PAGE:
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THE CAPE MEDICAL ACT.

THE PUBLIC HEALTH OF ITALY.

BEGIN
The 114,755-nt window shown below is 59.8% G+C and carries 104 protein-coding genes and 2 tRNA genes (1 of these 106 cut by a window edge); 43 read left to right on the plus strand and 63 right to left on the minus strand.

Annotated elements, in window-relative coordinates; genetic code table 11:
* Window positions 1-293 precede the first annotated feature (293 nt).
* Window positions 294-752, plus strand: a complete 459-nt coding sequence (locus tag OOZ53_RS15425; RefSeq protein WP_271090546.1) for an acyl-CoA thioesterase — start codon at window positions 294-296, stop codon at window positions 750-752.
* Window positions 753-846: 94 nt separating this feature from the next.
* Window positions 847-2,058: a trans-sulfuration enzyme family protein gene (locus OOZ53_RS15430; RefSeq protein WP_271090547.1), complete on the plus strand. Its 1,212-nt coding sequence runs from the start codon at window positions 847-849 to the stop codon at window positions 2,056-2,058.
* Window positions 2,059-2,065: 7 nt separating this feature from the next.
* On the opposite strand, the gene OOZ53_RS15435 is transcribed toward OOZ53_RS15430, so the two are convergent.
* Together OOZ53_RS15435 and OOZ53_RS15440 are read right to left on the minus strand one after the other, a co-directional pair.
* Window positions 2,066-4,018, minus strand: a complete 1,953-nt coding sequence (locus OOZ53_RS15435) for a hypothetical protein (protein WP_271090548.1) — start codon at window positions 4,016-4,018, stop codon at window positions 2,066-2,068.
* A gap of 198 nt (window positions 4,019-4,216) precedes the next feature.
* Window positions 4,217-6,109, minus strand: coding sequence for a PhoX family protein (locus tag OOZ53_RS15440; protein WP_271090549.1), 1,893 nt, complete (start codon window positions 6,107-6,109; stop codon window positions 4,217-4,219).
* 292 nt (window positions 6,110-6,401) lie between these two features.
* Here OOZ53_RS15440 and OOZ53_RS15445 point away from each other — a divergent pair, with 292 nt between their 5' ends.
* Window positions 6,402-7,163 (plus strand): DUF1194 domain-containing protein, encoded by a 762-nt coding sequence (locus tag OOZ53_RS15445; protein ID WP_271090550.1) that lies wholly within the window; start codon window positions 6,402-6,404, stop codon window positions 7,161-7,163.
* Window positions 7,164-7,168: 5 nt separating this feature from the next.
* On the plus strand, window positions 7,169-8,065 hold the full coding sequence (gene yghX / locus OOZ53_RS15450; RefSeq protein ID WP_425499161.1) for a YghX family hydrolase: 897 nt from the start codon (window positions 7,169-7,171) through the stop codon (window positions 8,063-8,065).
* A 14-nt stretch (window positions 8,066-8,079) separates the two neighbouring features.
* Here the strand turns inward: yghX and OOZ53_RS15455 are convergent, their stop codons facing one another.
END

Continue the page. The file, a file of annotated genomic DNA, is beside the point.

AN Italian correspondent writes under date the 18th inst.e: " La Direzione Generale di Sanità, having been informed of’ the reports in American and French journals as to the occurrence of cholera cases at Naples, gives a categorical denial tosuch reports. The public health at Naples and in the Island; of Capri, as well as throughout the Italian kingdom, is exceptionally good ; above all, there has not been verified a. single case of any malady which can awake the slightest suspicion of the presence of cholera. This satisfactory result is mainly due to the steady, thorough and effective surveillance practised at the frontier, without causing any inconvenience to the traveller. Only articles of personal use and to out Mr. Sauer and other of this Bill that actually soiled were subjected, and that immediately, to. promoters point such penalties are for those who are under no obligation of the disinfecting process. " honour and position. Medical men have their own reputation and that of their profession to maintain, and may be trusted SCARLET FEVER AND MILK. to take those precautions which science and self-interest alike A SOMEWHAT outbreak of scarlet fever is